For 33-year-old Federer, it was a bitterly disappointing end to his bid to become the oldest Wimbledon champion of the Open Era. The 17-time major winner has now gone three years since his last Grand Slam triumph, at Wimbledon in 2012.

“Novak played not only good today but the whole two weeks, the whole year, last year and the year before that,” said Federer.

“I had my chances in the first set. I got lucky to win the second, had chances in the third.

“But he was better on the bigger points. He was rock solid, I didn’t play badly myself. That’s how it goes.”

Federer had his opportunities but he could only convert one of seven break points in the match and as he pressed, he committed 35 unforced errors to Djokovic’s 16.

In a rollercoaster rematch of last year’s final, Federer was 4-2 up in the first set and had two set points. He then had to save seven set points in the second set before bravely leveling the contest.

However, Djokovic, five years Federer’s junior, stepped on the gas and raced away to the title. Sunday’s final was the pair’s 40th career meeting and 12th in the Grand Slams. Djokovic was playing in his 17th major final compared to Federer’s 26th.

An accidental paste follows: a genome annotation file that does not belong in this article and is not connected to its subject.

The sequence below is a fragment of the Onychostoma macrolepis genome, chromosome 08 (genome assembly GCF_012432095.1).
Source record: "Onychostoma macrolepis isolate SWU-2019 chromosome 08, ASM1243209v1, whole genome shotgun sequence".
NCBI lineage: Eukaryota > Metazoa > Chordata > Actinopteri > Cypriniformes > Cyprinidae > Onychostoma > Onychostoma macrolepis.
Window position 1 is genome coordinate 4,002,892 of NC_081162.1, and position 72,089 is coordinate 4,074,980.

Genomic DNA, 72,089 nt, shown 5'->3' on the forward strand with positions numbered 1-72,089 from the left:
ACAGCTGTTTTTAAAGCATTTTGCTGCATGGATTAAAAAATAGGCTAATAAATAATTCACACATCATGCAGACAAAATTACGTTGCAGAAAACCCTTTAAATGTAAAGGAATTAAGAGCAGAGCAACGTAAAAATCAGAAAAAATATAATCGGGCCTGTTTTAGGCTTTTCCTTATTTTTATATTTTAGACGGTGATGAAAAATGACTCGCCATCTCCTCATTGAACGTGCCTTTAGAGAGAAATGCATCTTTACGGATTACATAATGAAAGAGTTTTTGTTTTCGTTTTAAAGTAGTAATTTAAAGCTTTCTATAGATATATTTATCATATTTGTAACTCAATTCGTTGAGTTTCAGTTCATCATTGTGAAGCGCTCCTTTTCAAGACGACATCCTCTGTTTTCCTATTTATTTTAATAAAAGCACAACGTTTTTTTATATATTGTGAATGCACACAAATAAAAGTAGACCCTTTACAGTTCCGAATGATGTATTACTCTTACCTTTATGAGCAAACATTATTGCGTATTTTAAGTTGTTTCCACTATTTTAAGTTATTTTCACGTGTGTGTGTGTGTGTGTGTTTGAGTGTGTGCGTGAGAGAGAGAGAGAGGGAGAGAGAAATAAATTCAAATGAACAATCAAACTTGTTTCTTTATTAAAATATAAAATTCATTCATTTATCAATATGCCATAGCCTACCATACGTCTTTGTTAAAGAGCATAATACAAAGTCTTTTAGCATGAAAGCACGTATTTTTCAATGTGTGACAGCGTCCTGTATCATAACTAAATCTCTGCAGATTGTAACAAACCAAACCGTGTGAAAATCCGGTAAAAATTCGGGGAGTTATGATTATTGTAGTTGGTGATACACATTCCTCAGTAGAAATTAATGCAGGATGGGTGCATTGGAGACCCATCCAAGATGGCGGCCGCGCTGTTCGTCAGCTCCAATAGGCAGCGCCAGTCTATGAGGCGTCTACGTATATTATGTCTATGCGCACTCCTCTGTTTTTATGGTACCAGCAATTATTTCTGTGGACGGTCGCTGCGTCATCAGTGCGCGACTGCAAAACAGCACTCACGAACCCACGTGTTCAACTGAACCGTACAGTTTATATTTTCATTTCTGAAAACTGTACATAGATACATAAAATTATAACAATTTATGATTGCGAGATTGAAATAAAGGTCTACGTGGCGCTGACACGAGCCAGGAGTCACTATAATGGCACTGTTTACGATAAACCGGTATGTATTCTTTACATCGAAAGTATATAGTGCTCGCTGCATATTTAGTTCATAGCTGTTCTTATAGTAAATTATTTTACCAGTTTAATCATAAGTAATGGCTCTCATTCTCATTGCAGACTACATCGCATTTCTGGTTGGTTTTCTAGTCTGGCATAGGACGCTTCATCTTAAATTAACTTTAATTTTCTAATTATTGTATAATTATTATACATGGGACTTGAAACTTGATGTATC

Seven Set Points

But despite Federer’s majestic triumph over Andy Murray in the semi-finals, which suggested he was not ready for the retirement home just yet, Sunday’s reality check looks certain to leave the Swiss thwarted in his quest to add to his record 17 Grand Slam title collection.

In front of a Royal Box crammed with tennis and Hollywood A-listers, including Bjorn Borg, Rod Laver, Benedict Cumberbatch, Hugh Grant, and Bradley Cooper, Federer was in the early ascendancy.